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Today, on this Memorial Day in America, many citizens will pause to remember the people who died while serving in the country’s armed forces. Because of their supreme sacrifice many Americans have the privilege of serving others within an organizational context. On this day of reflection, I’d like to contemplate how we can each work to stay rooted as we walk out our individual organizational service roles.

To begin, let your workplace position(s) connect you to others rather than serve as a barrier. Set aside time for socializing one to two times a week, and stick to those plans as you would a project plan. On a related note, do things to maximize your health and re-energize each day. Eat properly. Exercise regularly. Get enough sleep. Meditate or pray to reduce stress. Your body will break down under pressure if you don’t take the time to provide for its needs; so take the time.

Tension builds in our bodies throughout the day so every hour or two relax for a few minutes by walking, talking with a co-worker, or implementing stress relieving techniques customized to your personal needs. Occasionally try a change of scenery. For example, during your lunch break you might choose to visit an unusual venue, a place you would not normally take the time to go to but which refreshes your body, mind, and/or spirit.

No matter how grand your title within a particular workplace, you are not your position and it is not your excellence; but rather a tool to execute your excellence through. As a way of remaining grounded, consider decorating your office (whether a corporate or home office) with mementos and personal photos. Here’s a novel idea, just say no. Don’t take on more work than you can handle, set unrealistic deadlines, or allow yourself to get caught up in any end-of-day project that is not on fire when you are preparing to leave for the evening.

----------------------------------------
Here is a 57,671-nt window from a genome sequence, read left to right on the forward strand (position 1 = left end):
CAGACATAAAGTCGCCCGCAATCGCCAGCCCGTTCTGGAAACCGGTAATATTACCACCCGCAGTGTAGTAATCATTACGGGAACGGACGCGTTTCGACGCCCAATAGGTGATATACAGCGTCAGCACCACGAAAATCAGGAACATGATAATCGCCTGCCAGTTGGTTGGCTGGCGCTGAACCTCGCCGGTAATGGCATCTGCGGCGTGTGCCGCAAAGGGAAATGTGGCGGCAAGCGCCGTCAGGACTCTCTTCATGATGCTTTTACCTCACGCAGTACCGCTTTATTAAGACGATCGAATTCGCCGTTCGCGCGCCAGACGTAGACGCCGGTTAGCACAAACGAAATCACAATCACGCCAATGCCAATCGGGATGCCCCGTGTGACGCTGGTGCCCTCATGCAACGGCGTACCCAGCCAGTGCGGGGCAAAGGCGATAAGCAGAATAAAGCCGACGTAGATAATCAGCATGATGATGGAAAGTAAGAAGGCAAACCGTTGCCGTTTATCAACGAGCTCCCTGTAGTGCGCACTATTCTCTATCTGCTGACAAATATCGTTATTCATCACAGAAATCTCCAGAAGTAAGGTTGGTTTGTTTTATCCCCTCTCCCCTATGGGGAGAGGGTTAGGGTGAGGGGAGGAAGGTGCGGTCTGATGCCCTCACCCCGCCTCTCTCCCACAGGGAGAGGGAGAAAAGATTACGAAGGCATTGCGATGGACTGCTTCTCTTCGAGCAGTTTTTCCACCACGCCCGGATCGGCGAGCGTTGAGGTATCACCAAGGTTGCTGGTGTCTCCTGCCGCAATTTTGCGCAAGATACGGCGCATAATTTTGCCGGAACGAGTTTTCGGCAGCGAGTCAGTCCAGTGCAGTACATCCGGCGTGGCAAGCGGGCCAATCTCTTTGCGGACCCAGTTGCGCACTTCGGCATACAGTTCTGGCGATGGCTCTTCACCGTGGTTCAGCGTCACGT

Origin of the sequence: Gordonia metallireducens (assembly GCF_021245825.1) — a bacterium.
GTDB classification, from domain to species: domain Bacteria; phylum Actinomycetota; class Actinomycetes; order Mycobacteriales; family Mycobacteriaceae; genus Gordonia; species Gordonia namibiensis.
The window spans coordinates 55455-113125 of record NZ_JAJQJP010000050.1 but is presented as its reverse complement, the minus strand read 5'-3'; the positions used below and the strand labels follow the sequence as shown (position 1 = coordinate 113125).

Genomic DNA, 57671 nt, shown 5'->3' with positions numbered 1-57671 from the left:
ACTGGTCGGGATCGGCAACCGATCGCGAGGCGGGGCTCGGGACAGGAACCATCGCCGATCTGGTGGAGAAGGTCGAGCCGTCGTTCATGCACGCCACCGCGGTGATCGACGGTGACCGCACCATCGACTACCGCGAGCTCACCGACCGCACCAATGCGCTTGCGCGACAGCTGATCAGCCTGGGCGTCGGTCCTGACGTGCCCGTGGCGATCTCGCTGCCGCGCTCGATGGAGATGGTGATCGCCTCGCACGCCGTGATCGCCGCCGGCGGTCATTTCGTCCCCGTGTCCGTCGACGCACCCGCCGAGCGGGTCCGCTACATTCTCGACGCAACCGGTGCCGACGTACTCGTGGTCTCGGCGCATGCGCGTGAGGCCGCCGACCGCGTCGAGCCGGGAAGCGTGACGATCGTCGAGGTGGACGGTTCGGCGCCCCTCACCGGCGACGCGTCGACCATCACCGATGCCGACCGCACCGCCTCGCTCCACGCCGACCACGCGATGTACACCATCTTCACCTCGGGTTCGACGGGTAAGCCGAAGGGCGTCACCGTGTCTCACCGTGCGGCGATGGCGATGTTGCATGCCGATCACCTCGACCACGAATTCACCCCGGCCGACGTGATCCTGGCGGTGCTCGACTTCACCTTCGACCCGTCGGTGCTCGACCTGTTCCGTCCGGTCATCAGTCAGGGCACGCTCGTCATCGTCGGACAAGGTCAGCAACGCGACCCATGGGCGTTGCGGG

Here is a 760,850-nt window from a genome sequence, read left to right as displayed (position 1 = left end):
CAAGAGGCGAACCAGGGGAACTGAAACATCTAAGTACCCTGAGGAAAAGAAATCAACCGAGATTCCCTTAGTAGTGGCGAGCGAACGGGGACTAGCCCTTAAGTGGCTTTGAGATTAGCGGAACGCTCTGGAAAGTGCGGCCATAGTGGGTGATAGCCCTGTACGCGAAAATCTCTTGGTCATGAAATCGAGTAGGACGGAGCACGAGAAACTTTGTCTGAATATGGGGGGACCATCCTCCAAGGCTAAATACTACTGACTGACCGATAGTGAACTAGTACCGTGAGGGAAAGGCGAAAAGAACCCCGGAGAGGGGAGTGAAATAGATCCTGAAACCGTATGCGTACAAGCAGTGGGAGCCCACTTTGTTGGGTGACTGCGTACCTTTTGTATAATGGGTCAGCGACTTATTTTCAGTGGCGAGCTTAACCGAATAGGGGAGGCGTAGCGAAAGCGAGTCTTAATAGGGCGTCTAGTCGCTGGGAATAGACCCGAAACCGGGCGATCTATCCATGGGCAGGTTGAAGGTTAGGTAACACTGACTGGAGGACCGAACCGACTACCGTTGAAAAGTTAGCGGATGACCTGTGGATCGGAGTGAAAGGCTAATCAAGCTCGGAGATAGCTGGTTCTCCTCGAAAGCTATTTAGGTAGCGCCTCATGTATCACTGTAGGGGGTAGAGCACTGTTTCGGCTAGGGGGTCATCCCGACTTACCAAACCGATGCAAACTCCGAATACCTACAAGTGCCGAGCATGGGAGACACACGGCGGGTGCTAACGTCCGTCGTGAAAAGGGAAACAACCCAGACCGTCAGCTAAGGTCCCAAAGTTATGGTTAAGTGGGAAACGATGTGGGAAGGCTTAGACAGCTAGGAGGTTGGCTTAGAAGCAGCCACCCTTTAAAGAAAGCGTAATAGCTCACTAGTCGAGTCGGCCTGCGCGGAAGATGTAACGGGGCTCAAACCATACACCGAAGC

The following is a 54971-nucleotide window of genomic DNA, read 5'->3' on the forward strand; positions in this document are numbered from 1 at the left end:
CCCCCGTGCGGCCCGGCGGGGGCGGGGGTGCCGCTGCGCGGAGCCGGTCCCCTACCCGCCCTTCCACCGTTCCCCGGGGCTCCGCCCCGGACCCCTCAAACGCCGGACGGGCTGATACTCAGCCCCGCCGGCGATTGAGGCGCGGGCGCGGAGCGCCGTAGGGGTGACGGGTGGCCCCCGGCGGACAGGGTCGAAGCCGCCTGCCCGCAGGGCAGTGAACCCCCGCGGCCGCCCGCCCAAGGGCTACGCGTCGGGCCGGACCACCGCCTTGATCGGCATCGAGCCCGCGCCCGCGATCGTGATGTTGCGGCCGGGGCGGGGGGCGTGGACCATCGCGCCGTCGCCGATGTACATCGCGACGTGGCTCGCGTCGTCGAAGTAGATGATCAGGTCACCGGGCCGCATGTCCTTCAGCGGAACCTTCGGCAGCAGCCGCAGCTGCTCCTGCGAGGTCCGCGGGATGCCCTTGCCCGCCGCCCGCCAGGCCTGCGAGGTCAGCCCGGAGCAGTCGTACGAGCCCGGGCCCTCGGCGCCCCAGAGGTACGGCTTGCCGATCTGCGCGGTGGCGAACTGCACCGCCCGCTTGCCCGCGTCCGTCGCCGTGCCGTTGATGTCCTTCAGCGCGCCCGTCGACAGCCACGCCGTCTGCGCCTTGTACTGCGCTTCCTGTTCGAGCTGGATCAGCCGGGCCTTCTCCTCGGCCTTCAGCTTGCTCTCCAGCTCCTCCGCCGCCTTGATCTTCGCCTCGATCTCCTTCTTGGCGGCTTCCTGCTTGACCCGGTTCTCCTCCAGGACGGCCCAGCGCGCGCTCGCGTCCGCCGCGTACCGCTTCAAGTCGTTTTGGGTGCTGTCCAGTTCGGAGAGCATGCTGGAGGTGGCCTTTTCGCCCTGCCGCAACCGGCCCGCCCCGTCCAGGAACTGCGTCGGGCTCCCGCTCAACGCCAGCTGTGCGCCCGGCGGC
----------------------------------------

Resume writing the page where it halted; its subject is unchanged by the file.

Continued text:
Now here is where it gets tough; ask for assistance when appropriate to do so. Delegating will save you time and stress from overload regardless of the environment you find yourself in. If you’re heading up a project, outline team members’ responsibilities, set deadlines, schedule periodic updates, and ensure members have the necessary resources and knowledge to execute.

Delegating is not only a gift to your sanity; it is a gift to others. Now “How can passing along work to others be a gift?” you may ask. The truth is that when we provide others with opportunities to use their talents or abilities we bless them by allowing them to do the work they were created to do. There is empowerment in helping others and we should not selfishly withhold all the empowerment for ourselves. One caveat, when delegating accountability, never shirk your responsibility, as a leader, for ensuring the team has the necessary training, experience, and capabilities to execute to the standards you are requiring.

Tied to delegation is the idea of working smarter, not harder. For example, streamline the tasks that are most stressful to you. Whenever possible try to leave the office every day by a reasonable time. As you aim for a healthy work/life balance you’ll see and enjoy the benefits and realize that the strategies you practice also pertain to the community, place of worship, and home workplaces. Within each of your workplaces, take the time to review what you accomplished each day and create to-do lists for the next day as appropriate. This will reduce stress and give you a sense of order and completion. Finally, please remember to say “thank you” to people who contributed to your ability to serve others.